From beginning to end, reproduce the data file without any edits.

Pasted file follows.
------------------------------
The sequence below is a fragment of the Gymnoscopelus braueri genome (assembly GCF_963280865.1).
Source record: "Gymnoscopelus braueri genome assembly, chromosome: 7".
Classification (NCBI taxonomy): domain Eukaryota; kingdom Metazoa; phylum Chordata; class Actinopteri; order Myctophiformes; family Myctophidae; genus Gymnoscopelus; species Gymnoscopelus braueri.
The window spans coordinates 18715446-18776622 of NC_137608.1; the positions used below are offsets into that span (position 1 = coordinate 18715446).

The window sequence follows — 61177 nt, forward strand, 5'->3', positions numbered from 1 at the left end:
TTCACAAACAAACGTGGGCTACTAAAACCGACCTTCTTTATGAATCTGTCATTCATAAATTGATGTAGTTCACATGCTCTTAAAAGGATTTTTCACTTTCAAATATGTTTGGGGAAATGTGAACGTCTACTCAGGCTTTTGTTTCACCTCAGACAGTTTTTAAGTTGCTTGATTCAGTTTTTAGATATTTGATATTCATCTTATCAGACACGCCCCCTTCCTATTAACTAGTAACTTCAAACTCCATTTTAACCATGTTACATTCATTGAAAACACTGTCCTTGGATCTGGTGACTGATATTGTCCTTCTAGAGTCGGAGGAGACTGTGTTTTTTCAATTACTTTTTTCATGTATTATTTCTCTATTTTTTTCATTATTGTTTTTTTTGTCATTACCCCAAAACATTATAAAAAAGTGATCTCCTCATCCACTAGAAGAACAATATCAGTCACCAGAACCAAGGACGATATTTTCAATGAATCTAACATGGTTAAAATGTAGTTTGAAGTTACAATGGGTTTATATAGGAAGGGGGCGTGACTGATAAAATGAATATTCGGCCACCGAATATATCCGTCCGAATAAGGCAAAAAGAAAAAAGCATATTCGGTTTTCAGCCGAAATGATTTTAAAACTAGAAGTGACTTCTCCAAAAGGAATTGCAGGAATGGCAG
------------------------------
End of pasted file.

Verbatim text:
The sequence below is a fragment of the Gymnoscopelus braueri genome (assembly GCF_963280865.1).
Source record: "Gymnoscopelus braueri genome assembly, chromosome: 7".
Classification (NCBI taxonomy): domain Eukaryota; kingdom Metazoa; phylum Chordata; class Actinopteri; order Myctophiformes; family Myctophidae; genus Gymnoscopelus; species Gymnoscopelus braueri.
The window spans coordinates 18715446-18776622 of NC_137608.1; the positions used below are offsets into that span (position 1 = coordinate 18715446).

The window sequence follows — 61177 nt, forward strand, 5'->3', positions numbered from 1 at the left end:
TTCACAAACAAACGTGGGCTACTAAAACCGACCTTCTTTATGAATCTGTCATTCATAAATTGATGTAGTTCACATGCTCTTAAAAGGATTTTTCACTTTCAAATATGTTTGGGGAAATGTGAACGTCTACTCAGGCTTTTGTTTCACCTCAGACAGTTTTTAAGTTGCTTGATTCAGTTTTTAGATATTTGATATTCATCTTATCAGACACGCCCCCTTCCTATTAACTAGTAACTTCAAACTCCATTTTAACCATGTTACATTCATTGAAAACACTGTCCTTGGATCTGGTGACTGATATTGTCCTTCTAGAGTCGGAGGAGACTGTGTTTTTTCAATTACTTTTTTCATGTATTATTTCTCTATTTTTTTCATTATTGTTTTTTTTGTCATTACCCCAAAACATTATAAAAAAGTGATCTCCTCATCCACTAGAAGAACAATATCAGTCACCAGAACCAAGGACGATATTTTCAATGAATCTAACATGGTTAAAATGTAGTTTGAAGTTACAATGGGTTTATATAGGAAGGGGGCGTGACTGATAAAATGAATATTCGGCCACCGAATATATCCGTCCGAATAAGGCAAAAAGAAAAAAGCATATTCGGTTTTCAGCCGAAATGATTTTAAAACTAGAAGTGACTTCTCCAAAAGGAATTGCAGGAATGGCAG